This is understandable. Decision-makers often have to navigate challenging and pressurised organisational contexts, and act quickly to deliver results. While no one sets out to make a bad decision, a large amount of research has shown that even the best decision-makers often make hasty and inaccurate ones – because they haven’t taken the time to consider and evaluate a wide-range of evidence. What’s more, the factors and outcomes of organisational decisions – such as leadership, engagement and culture – may be intangible and difficult to measure. As a result, decisions and actions are often guided by what’s been done in the past, or what others in the industry are doing, rather than by evidence that’s grounded in the immediate organisational context.

At the Future Work Centre, we want to help organisations to make better, more effective decisions about their people by taking an evidence-based approach. This means asking the right questions, and balancing different types of evidence (such as existing organisational data, people’s experiences, published research and insights into the psychology of people at work) before reaching conclusions.

To do this, we apply our skill and expertise as occupational psychologists and researchers in organisations to design robust programmes of research. We go beyond measurement, helping organisations to understand the meaning of the evidence and how it speaks to them as an organisation and as individuals.

In other words, we find out what works, in what way, and for whom. And that results in decisions that work, too.

To find out more, visit ‘What is an evidence-based approach?

What is occupational psychology?

What is occupational psychology?

Dr Richard A. MacKinnon, insight director

Working as a psychologist, one of the most frequent questions I get asked by people (aside from ‘Can you tell what I’m thinking?’) is ‘What do occupational psychologists actually do?’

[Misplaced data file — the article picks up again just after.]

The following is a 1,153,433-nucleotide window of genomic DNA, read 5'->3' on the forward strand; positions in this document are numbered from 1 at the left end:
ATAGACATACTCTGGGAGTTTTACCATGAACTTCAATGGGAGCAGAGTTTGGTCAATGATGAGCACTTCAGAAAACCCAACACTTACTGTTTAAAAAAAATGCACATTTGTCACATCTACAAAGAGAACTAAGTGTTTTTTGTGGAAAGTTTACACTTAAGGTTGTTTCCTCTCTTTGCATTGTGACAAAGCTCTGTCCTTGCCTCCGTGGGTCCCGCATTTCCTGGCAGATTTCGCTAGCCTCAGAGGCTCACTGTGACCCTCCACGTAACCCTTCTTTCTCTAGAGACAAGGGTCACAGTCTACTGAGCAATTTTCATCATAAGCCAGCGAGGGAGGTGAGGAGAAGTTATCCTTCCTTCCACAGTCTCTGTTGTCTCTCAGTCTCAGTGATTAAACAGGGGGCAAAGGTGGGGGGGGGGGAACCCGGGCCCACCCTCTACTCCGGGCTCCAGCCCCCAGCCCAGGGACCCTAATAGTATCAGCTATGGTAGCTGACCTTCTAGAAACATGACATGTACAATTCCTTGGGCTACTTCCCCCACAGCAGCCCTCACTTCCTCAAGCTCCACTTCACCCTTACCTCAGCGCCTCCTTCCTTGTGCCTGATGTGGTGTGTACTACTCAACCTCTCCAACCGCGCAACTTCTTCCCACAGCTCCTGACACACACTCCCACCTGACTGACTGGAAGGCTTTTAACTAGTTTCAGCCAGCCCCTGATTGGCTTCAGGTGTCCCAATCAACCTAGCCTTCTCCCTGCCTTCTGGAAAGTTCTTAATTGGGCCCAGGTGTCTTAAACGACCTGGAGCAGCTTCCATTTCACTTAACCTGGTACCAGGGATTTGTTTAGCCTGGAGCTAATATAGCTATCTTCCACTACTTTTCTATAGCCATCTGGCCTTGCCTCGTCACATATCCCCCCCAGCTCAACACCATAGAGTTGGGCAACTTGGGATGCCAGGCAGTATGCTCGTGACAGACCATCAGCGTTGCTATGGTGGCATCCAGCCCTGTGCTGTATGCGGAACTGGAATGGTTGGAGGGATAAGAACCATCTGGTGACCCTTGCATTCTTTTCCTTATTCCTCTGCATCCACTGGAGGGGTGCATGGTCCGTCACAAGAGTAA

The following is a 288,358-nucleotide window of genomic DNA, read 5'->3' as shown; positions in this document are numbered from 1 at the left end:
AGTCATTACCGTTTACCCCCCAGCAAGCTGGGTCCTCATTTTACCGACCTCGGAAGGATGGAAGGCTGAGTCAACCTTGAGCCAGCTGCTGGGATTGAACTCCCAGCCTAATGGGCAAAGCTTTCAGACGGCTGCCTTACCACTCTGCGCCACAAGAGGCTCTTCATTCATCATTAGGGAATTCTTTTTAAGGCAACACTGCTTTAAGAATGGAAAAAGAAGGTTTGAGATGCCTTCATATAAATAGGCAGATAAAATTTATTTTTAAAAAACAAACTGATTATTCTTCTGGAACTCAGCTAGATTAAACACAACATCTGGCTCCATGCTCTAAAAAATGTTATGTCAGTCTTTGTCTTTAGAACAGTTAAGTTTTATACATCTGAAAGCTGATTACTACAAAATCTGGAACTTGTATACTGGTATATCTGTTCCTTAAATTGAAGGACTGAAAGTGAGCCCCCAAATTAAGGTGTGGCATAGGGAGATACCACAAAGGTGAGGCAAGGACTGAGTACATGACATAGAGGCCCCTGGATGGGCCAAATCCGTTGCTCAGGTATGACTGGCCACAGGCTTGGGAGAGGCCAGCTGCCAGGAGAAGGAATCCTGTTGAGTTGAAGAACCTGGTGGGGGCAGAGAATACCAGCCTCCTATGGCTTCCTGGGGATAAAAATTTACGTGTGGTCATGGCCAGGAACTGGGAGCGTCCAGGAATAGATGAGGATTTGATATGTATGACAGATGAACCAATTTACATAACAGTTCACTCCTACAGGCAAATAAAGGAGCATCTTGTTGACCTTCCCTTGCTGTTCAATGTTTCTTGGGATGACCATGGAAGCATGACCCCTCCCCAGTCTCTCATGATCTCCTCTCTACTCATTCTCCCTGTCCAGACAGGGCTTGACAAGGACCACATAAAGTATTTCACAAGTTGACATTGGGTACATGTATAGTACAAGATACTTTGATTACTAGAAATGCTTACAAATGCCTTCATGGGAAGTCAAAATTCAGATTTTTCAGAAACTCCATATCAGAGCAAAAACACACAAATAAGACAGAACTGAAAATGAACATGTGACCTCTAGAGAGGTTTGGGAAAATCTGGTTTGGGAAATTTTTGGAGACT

First, let’s put to rest any images of the “patient” lying back on a couch and telling the “therapist” all about their dreams and their childhood. This is not that kind of psychology.

Simply put, occupational psychology is the branch of psychology that studies people at work. This specialism is interested in what people think, feel and do when it comes to work – from careers and dealing with change to benefiting from training and coping with stress.

Occupational psychologists tend to specialise in one particular area, but they all use common scientific methods, which is what makes them psychologists. It’s worth noting that they don’t always refer to themselves as “occupational” psychologists and sometimes use the terms “industrial” or “business” psychologist instead.

Here are five examples of what occupational psychologists might do:

  1. Help people just starting their careers to identify what interests them and to prepare for the application process.
  2. Help organisations to recruit the right people by developing psychometric questionnaires or writing interview questions.
  3. Organise work into discrete, coherent and rewarding jobs.
  4. Design the work environment to make people as productive and happy as possible.
  5. Coach people through changes and challenges in their careers.

As you can see from these very brief descriptions, occupational psychology is an incredibly interesting and varied profession and one that has the potential to affect more people than any other psychological discipline. After all, there are about 30 million of us at work in the UK right now. Many tens of thousands are looking for employment, with thousands more leaving the education system to find work each year.

Our fundamental goal as occupational psychologists is to make the interaction between the person and the job as rewarding, productive and enriching as possible. This benefits the employee, the team, the organisation and society as a whole. You can’t ask for much more than that!

Is there something you’d like to know about occupational psychology?

Ask us in the comments!